Orbital Kit 101 Part 1: Buffer Choices

A Beginner’s Orbital Kit

Purpose: No more general threads asking what orbital kit to buy or confusion over basic accessories such as the backing plate & pad dilemmas.

This is not a definitive guide on the different backing plates, buffing pads, and polishers. Its a guide to get you started seriously on Machine Buffing. Orbitals are safe, easy to learn,  and achieve more than what your meek arms can handle. Somewhere in your head you think that purchasing this orbital set will allow you to do Professional work on more than one vehicle down the road.

Random Dual Action Orbital Polisher

The idea or motion of an orbital is that it “jiggles” randomly in place going back and forth, side to side. This is a huge distinction from the Forced Rotational movement of the Flex 3401. Detailers like orbitals because the motion allows them to wax fast or polish a vehicle slowly. Once you get proficient and fast enough with an orbital you can literally drink a beer in one hand while waxing a car in the other hand.

Positives: relatively cheap, easy to use, great for waxing and light polishing, moderate sound levels, lightest polisher you can use, will not burn paint

Negatives: inability to do fast correction, usually requires large amounts of pressure into the paint, not as finesse-like as a rotary, large vibrations into hand.

The Porter Cable 7336/7424 (PC) was the go-to orbital for the last 10 years or so. However the disadvantages of the PC’s were the lack of strength, bogging under pressure, slow/dwindle power, and inability to correct paint fast enough. PC’s are still proven workhouses and much of the boutique/prosumer market was shaped by those basic orbitals. Fortunately manufacturers and distributors have realized how big of a market it is for an intro/easy to use yet powerful orbital. Enter the Meguiars 110 v2.0, Griots Garage Polisher v2, and the upgraded PC7424XP.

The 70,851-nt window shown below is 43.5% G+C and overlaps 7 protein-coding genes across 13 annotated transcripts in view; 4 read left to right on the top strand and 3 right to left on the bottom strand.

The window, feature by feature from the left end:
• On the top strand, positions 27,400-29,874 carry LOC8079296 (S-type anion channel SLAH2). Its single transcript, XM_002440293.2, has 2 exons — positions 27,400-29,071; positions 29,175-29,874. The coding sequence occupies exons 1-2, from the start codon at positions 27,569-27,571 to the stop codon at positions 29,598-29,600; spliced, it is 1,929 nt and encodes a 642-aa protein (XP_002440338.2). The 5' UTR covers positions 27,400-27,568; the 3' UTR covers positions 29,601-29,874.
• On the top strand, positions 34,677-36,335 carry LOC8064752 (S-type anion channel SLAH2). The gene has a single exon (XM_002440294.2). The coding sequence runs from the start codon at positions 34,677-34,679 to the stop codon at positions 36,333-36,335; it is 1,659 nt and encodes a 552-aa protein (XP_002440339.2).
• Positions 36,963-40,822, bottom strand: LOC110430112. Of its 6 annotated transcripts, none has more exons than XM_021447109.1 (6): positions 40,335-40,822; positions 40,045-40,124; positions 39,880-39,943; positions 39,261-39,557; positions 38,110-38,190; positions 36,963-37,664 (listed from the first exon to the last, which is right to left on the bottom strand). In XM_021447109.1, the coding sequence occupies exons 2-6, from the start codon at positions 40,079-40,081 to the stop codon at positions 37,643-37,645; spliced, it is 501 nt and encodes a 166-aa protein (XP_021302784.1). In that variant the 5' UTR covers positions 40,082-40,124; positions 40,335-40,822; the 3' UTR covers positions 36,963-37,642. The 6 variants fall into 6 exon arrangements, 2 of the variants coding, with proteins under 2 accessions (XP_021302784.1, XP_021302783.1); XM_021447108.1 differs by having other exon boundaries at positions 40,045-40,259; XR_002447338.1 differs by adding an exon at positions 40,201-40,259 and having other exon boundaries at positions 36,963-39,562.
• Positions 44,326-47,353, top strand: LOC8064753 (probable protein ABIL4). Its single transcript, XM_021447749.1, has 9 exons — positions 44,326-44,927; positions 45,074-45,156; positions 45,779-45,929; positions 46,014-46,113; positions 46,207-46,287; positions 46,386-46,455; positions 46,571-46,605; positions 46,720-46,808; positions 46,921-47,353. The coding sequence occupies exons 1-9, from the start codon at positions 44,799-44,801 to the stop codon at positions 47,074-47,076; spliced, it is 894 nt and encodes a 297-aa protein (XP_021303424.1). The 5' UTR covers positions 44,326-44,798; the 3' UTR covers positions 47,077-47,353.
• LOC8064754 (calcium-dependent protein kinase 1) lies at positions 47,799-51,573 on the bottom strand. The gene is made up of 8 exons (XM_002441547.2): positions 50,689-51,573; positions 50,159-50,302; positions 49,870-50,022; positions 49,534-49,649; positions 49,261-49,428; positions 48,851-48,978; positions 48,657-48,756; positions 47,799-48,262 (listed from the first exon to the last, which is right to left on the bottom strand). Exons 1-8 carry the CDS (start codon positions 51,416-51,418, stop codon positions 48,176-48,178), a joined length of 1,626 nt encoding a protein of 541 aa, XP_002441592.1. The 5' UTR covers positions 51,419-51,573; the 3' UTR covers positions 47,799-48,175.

Break it Down

all 3 polishers out of the box :

– have 5/16″ Orbit Pattern/stroke & 5/16″ -24 thread size for backing plates

– can wax, seal, do light to medium polishing

– comes with a backing plate and usual basic accessories such as wrench to remove the backing plate.

– electric variable speed, with improved power designs from previous generations.

– more serious improvements for durability, performance, speed, and control

Porter Cable 7424XP

2500 – 6800 OPM (800 op increase)

4.5 AMP (0.8 increase)

500 Watt Motor

4.77 weight pounds

– Upgradeable 16 gauge 25 foot electrical cord – lengthened from previous version

– 3 Year Limited Warranty – 1 Year Free Service – 90 Days Money Back

– New features include a improved switch design, improved ergonomics, and stronger motor from the previous 7424/7336.

The PCXP is a great buy since its stronger than the 7424/7336. Much of the hype behind the improved strength haven’t lived up to its expectation compared to the Griots & Meguiars Buffers. For approximately $120 you’re still getting an reliable buffer with a wide service center network.

Griot’s Garage 6″ Random Orbital Polisher (v2)

2500 – 6800 OPM

7.0 AMP

850 Watt Motor

5.5 pounds

Either 10 Foot 18′ AWG or 25′ 16 AWG Power Cord

Griot’s Lifetime Warranty + 6 Month Guarantee

– supposedly quieter with rubber coating to reduce vibrations.